History of German Fashion

Did you go to the German Fashion show on Monday (Aug 30)? Hosted by Beauty Box Boutique, this event was sure to get you inspired for Oktoberfest later in September at Fountain Park. But have you ever wondered about the history of the famous German fashion?  


Lederhosen never started out as an iconic costume for Oktoberfest. Peasants used this clothing. Germans had been using leather for centuries but up until the 16th century, French fashion began to influence Europe. Culottes (or knee-breeches) were designed for leisurely and aristocratic fashion as they were softer fabrics. By the 18th century, German workers adapted the culottes into their attire but instead of using a softer material, they went with their trusty leather. This is what we now know as the lederhosen, which translates to “leather breeches.”

Although the lederhosen was designed for peasants, the upper class eventually adapted the clothing for outdoor recreation like horseback riding and hunting. In the 18th century, they also used lederhosen as a fashionable ensemble to mimic the peasant style. Thus, lederhosen became a common German attire for peasants and noblemen alike.

By the 19th century, the city-dwellers lost interest in the lederhosen, making it, once again, the attire for peasants. Eventually, a new fabric was introduced to country workers: jeans. Levi Strauss, a German immigrant, invented jeans in 1873. Not only were jeans durable for manual labor, but they were also seen as hip American fashion. Eventually, this caused the lederhosen to become unpopular in Germany.


The dirndl has a very similar history as the lederhosen. They were originally used as a maid’s dress for house and farm workers. By the 18th century, the upper-class adapted this style into their fashion, much like the lederhosen. The only difference between the peasants and upper-class fabrics was the materials they used. Wools were more affordable for the peasants whereas the more lavish materials included silk and satin.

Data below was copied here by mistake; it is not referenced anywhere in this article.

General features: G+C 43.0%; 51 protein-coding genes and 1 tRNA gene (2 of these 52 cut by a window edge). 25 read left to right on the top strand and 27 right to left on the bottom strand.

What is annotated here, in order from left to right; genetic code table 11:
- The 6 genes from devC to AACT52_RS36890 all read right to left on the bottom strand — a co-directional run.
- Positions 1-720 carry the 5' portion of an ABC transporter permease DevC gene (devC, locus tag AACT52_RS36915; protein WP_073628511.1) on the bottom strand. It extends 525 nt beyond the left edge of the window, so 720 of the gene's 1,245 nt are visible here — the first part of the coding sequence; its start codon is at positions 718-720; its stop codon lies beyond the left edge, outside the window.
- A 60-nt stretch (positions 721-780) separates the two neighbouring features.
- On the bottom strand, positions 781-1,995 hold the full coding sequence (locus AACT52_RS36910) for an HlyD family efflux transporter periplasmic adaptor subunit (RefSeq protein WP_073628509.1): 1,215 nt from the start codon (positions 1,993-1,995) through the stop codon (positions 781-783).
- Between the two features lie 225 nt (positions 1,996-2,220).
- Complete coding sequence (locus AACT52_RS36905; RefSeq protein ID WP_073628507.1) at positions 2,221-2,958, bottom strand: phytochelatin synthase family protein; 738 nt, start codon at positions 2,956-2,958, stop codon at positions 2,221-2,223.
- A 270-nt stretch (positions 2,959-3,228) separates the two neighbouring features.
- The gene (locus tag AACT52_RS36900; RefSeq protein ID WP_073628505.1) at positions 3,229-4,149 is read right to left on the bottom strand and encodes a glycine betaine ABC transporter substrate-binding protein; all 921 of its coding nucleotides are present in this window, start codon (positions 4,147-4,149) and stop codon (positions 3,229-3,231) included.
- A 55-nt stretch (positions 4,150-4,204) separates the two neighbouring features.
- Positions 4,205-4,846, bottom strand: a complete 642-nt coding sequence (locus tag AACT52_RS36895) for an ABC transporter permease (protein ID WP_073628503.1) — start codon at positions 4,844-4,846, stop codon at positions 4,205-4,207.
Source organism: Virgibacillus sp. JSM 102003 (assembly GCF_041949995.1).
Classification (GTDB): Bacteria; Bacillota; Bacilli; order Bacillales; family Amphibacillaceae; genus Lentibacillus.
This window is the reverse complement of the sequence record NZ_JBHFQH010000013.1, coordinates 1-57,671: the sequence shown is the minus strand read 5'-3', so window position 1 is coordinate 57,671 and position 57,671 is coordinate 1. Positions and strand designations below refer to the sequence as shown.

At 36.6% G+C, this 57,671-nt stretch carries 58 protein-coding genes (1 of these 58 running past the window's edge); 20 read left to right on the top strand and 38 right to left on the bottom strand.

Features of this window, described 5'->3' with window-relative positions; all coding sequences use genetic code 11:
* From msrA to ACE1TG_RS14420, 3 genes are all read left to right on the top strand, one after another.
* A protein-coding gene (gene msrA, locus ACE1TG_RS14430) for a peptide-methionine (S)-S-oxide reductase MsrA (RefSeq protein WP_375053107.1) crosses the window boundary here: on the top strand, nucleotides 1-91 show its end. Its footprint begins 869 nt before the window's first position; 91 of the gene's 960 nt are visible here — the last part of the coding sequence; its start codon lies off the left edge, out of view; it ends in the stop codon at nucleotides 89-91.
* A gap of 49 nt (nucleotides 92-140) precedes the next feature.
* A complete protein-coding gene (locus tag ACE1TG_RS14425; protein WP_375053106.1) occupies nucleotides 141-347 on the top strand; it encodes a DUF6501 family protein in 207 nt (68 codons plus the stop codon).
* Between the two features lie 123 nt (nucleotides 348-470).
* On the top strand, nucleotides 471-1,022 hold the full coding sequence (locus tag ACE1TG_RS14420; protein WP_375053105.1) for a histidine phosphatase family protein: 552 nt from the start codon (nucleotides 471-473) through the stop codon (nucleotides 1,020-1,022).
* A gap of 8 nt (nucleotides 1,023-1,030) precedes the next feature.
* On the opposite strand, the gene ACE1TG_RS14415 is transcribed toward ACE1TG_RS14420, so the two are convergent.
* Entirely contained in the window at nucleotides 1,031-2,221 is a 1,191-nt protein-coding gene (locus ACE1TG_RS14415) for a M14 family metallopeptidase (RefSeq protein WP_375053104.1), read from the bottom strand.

Eventually, the dirndl also started to fade out by the 19th century. It wasn’t until more recently that fashion emerged as costumes for Oktoberfest. Additionally, the tradition of apron knot-tying is a more modern practice since women did not wear these outfits to impress anyone centuries ago. If the girl’s knot is on the right, she is taken. If it’s on the left, she is single.

When you’re attending the Fountain Hills Oktoberfest later in September, remember to toast to the peasants that began this famous tradition. Prost!

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Local Events

Can I get a “Prost?!”

Are you eager to celebrate Oktoberfest before the actual days? Now you don’t have to wait! The Chamber of Commerce has put together a few events to get you in the spirit of the holiday. Take a look at the exciting days to come before you attend the real Oktoberfest later in September.

German Wine Tasting

Beer and brats are not the only things to enjoy during Oktoberfest. Wine lovers can enjoy 5 authentic German wine samplings at Grapeables. Hosts will be there to create a fun experience and guide you through your tastings.

All are invited to attend on Monday, August 23rd at 5:00 pm. The cost is $20 for 5 wines. Don’t forget to sign up! Registration is required. CLICK HERE to sign up.

German Fashion Show

Break out your dirndls and lederhosen! Get inspired for your Oktoberfest costume and watch the men and women show off their best authentic German outfits. Hosted by Beauty Box Boutique.

The show starts at 5 pm on Monday, August 30th at DC Bar & Grill.

Taste of Germany

Fountain Hills Sister Cities is here to give you “A Taste of Germany,” so be sure to bring your appetite. There will be authentic tastings of traditional German food including frothy beer, juicy brats, and warm pretzels. You will be dreaming about the food until the actual event in September. Is your mouth watering yet?

This event is Tuesday, September 14th at 5 pm located at Phil’s Filling Station.

German Polka Dance Lessons

The final pre-party event is for those who love to shake and groove. Local dance company Love 2 Dance will teach you the steps of traditional Polka dancing. Show off those moves at Oktoberfest and impress your friends and family.

This event will take place Monday, September 20th at 5pm located at Georgie’s.

Pre-Sale Tickets

Order your tickets for Oktoberfest ahead of time. Tickets are just $5 if you pre-order online; $10 at the door. If you dress up in costume, you will receive $5 in food/drink tickets.